Gilead Sciences is pursuing a new avenue toward hepatitis B treatment, collaborating on gene therapies aimed at eliminating viral infections in vivo by using Precision BioSciences’ genome editing platform.
Gilead will fully fund the effort and run clinical trials, while Precision will be responsible for early development, formulation and preclinical work. Precision is slated to receive total milestone payments up to $445 million, plus tiered royalties following commercialization.
Current HBV treatments may suppress viral replication, but they do not completely clear out the virus; the infection’s covalently closed circular DNA, or cccDNA, enables HBV replication to restart if treatment is stopped.
Precision’s ARCUS editing platform is derived from a natural enzyme called a homing endonuclease, which can target long sequences and is used to insert or delete DNA. The Durham, North Carolina-based company’s fully synthetic version can be designed to locate and disrupt particular sequences and minimize off-target effects.
Gilead’s preliminary, in vitro studies using ARCUS nucleases have shown significant activity against cccDNA and integrated HBV DNA in human liver cells, the biotech said in a statement.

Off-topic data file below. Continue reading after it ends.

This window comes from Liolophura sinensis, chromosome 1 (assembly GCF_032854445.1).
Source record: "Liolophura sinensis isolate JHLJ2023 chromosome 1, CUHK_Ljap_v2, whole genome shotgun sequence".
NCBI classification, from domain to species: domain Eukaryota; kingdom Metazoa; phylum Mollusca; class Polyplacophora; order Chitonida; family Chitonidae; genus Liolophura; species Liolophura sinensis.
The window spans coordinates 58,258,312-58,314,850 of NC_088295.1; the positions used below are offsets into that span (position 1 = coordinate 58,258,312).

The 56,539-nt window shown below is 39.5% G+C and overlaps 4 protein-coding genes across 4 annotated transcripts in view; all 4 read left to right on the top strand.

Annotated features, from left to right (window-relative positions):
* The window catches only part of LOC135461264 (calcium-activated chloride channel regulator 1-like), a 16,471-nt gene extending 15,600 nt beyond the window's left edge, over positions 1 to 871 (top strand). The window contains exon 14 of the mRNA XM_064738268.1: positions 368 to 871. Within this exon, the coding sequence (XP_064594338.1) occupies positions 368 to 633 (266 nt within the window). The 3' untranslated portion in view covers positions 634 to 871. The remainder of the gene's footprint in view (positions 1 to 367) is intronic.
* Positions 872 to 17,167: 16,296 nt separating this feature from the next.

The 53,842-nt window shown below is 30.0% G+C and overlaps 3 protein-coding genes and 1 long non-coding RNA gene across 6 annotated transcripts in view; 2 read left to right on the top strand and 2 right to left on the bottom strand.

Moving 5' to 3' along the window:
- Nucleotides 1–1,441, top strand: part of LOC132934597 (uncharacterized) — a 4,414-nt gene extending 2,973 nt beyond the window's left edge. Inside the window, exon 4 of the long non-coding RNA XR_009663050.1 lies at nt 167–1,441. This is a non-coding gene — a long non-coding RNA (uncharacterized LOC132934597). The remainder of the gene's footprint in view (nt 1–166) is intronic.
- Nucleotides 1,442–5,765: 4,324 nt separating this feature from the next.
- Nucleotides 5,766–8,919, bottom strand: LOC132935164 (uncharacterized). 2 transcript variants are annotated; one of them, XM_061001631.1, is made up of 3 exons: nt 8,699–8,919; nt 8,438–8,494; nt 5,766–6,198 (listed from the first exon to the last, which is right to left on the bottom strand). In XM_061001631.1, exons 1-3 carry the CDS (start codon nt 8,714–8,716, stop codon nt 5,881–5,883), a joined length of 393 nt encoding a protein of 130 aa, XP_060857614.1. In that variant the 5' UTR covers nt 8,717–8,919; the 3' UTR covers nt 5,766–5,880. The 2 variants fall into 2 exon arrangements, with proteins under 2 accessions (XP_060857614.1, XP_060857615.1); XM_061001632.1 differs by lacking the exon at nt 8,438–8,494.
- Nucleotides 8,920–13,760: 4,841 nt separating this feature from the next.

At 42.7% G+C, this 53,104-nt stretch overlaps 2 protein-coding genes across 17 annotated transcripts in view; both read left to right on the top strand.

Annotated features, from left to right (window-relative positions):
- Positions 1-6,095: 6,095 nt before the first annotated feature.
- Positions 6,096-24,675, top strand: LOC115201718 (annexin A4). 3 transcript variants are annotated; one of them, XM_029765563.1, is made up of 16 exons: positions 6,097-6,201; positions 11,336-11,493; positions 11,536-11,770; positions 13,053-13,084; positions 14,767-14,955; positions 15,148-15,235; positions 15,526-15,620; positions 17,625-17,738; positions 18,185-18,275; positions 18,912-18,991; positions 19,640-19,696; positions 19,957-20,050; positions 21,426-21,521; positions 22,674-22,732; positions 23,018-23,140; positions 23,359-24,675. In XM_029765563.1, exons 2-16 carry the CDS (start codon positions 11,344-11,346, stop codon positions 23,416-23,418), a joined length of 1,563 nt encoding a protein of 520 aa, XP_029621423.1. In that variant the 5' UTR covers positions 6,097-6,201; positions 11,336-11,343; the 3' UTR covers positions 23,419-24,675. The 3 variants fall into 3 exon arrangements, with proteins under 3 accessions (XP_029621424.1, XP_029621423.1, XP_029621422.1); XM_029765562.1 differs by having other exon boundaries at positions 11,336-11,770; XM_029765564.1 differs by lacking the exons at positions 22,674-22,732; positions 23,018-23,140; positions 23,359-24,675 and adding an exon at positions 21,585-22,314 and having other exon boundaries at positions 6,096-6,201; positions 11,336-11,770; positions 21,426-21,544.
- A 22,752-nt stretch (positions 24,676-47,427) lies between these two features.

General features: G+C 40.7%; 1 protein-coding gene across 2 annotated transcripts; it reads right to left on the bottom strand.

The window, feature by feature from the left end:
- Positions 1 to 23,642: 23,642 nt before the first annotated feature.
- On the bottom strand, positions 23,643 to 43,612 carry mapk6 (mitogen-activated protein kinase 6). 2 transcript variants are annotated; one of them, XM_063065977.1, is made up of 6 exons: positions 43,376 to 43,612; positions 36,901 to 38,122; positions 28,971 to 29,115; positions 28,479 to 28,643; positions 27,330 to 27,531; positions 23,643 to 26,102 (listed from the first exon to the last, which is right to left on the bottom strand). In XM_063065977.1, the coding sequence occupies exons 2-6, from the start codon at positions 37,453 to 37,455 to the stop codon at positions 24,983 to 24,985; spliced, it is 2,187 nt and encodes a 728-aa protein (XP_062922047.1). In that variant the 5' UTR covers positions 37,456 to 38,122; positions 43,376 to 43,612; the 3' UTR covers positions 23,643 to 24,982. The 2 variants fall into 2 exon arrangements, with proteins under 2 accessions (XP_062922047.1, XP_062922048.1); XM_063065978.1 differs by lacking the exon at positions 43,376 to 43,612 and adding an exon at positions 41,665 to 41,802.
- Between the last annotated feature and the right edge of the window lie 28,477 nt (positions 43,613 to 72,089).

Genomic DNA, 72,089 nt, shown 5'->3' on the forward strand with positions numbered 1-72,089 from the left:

“Gilead's cure-based approach to hepatitis B is comprehensive and exciting,” said Precision’s chief scientific officer, Derek Jantz. “This is an excellent application for our technology, which has made notable progress toward therapeutic in vivo editing in relevant models over the last year.”
Earlier this month, Precision expanded its collaboration with the University of Pennsylvania focused on in vivo gene editing. The three-year project covers three gene knockout programs and up to three knock-in or gene repair programs, including studies in nonhuman primate models before pursing clinical trials.
And this past summer, Precision raised $110 million to move its off-the-shelf CAR-T cancer treatment into human clinical trials, with Gilead participating in the series B round. Precision’s plan is to use ARCUS to create a CAR-T therapy from T cells from healthy donors, not cancer patients. The company’s previous investors include venBio and the VC arms of Amgen and Baxter.